Women who have less sex more likely to develop early menopause
Study reveals that having less sex may invite an early onset of menopause. The body learns to read and interpret its own signals and organise functional thresholds accordingly.
There’s a study conducted by the Royal Society Open Science. It has revealed that less frequency of sexual activity can lead to early menopause. Typically, the effect of menopause on sexual activity has been studied before. But this is the first survey of this kind that connects frequency of sex and menopausal symptoms and treatment.
Sex and menopause: understanding the basics of menopause
Menopause is the complete absence of menstruation for a period of 12 months. Also known as amenorrhoea. The word comes from the Greek words ‘mensis’ and ‘pausis’. The age for menopause ranges between 45 to 55 years. Though it may occur before 45 and after 55 for some individuals.
Menopausal symptoms and treatment
The threshold of menopause leads to some vital physical changes. Lack of the hormone oestrogen causes hardening of arteries and heart diseases. It causes rapid bone loss leading to osteoporosis. It may also cause quick degeneration of vital organs.
Peri-menopause is the period leading up to the main change. Some symptoms such as skin wrinkles and hair loss will start during this time itself. The other, more uncomfortable symptoms include hot flashes, weight gain. You’ll also experience vaginal dryness, mood swings. Sometimes, sleep problems and urinary incontinence will also occur.
The advised management includes regular screening tests and awareness about risks. You’ll need to exercise also. Practicing stress management and timely medical advice also helps.
The genes play an important part in the onset of menopause. Since you are likely to inherit your menopausal age from your mother and grandmother. Lifestyle and medical conditions also affect menopause. Treatments such as chemotherapy and hysterectomy may cause early menopause. Diminished or absent sexual activity also impacts the menopausal age.
Menopausal data from Singapore
Every community worldwide has a different average age for menopause. For example, the average age for menopause in Singapore is 49 years which is less than the Asian average of 50 years. Whereas in the west it is 51 years. With growing awareness, there has been a 30% rise in the number of women consulting doctors about menopausal symptoms.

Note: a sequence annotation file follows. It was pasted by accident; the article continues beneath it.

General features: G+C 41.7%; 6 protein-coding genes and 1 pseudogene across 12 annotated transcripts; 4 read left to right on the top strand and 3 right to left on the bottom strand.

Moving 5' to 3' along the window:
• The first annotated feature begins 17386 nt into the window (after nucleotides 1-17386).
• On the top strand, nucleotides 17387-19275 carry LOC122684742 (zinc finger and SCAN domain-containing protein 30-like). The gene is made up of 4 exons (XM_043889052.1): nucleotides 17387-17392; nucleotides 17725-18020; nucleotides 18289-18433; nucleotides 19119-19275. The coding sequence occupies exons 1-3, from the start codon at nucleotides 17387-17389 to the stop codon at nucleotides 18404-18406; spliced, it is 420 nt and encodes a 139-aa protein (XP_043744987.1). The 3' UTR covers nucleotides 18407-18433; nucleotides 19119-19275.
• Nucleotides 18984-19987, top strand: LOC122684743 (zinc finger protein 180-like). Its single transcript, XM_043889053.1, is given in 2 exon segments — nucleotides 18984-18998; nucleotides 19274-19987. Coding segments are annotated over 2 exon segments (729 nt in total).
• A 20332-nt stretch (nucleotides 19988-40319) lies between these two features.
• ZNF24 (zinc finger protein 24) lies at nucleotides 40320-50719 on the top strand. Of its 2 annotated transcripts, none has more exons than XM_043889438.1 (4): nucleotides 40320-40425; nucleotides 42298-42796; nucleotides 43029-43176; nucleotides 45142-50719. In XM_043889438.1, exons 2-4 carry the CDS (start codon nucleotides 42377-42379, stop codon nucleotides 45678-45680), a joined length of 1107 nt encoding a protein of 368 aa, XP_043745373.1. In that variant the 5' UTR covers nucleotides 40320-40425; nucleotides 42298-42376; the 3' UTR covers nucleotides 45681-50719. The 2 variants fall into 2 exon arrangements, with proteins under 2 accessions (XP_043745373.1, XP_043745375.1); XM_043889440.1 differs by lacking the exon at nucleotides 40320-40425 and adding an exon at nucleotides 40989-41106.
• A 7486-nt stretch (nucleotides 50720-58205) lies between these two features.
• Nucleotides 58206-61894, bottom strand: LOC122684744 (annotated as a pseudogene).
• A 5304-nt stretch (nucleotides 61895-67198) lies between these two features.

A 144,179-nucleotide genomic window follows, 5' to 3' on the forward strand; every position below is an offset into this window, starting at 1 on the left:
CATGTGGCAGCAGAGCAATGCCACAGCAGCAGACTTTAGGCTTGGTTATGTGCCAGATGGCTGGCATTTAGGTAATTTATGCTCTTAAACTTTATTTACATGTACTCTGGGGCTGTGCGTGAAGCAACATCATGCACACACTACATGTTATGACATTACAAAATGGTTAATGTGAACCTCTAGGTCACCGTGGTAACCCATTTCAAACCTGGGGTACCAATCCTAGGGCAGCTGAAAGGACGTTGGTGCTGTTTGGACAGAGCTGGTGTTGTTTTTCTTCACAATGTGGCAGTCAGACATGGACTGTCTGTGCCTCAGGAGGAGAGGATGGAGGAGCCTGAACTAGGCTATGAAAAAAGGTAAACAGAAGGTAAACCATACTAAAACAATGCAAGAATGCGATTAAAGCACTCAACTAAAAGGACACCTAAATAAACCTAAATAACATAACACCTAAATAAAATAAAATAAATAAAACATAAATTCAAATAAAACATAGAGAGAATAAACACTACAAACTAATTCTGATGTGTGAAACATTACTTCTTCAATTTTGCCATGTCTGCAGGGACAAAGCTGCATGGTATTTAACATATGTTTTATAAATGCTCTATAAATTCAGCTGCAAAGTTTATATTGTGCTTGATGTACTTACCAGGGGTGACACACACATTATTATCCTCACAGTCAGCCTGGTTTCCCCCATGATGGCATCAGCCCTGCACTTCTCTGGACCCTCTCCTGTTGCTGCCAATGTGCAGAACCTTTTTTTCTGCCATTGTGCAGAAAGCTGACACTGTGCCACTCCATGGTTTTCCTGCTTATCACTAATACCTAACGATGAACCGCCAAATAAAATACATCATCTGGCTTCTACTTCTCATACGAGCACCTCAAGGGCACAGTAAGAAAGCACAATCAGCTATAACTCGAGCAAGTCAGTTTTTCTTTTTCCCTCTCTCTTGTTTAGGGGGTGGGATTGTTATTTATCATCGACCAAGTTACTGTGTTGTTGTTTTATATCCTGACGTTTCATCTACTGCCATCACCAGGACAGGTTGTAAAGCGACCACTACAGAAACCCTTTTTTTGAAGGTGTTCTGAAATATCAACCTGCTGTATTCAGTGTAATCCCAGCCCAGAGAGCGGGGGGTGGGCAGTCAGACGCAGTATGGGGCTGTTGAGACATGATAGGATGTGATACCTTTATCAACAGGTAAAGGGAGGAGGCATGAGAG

The Health Promotion Board of Singapore government has come up with informative programs and leaflets on their portal. This is to help women cope with the changes. The programmes deal with mental and cognitive well-being.
How are sex and menopause connected?
The body reaches menopause at the end of its fertility period. According to lead researcher Megan Arnot, middle-aged women who reported frequent physical intimacy were found to be 28% less likely to experience menopause. This is compared to women who were having sex less than once a month.
Experts think that the body often goes into an energy allocation plan. Ovulation is a process that takes up a lot of energy along with impacting immunity. If this process is not being used for reproduction, then this energy is wasted. Less sexual activity or abstinence has no likelihood of pregnancy. So, the body decides to divert this energy to some other vital function.
Thus, the timing of menopause may be connected to the chances of getting pregnant. More research is awaited to have any conclusive result. This study was done over a period of 10 years with about 3000 premenopausal and peri-menopausal women.
The analysis took into account and dismissed the other listed factors affecting menopause. Such as the onset of periods, BMI, oestrogen levels, smoking, etc. Exposure to male hormones was also tested and ruled out. Relationship between sex and menopause shows extension beyond intercourse to oral sex, sexual touching and self-stimulation.
Evolution of menopause
The study supports the ‘Grandmother Hypothesis’. Which suggests that the evolution of menopause in humans occurred for two reasons. One, to reduce reproductive conflict among the females. And two, to ensure safety and care of the grandchildren.
This research must be extended to include women from various races and environmental conditions to prove the theory correctly. Future studies may bring results that will help behavioural advice and better management. Women who want to delay disturbing symptoms such as hot flashes and night sweats can be advised accordingly.
Republished with permission from TheAsianParent Singapore
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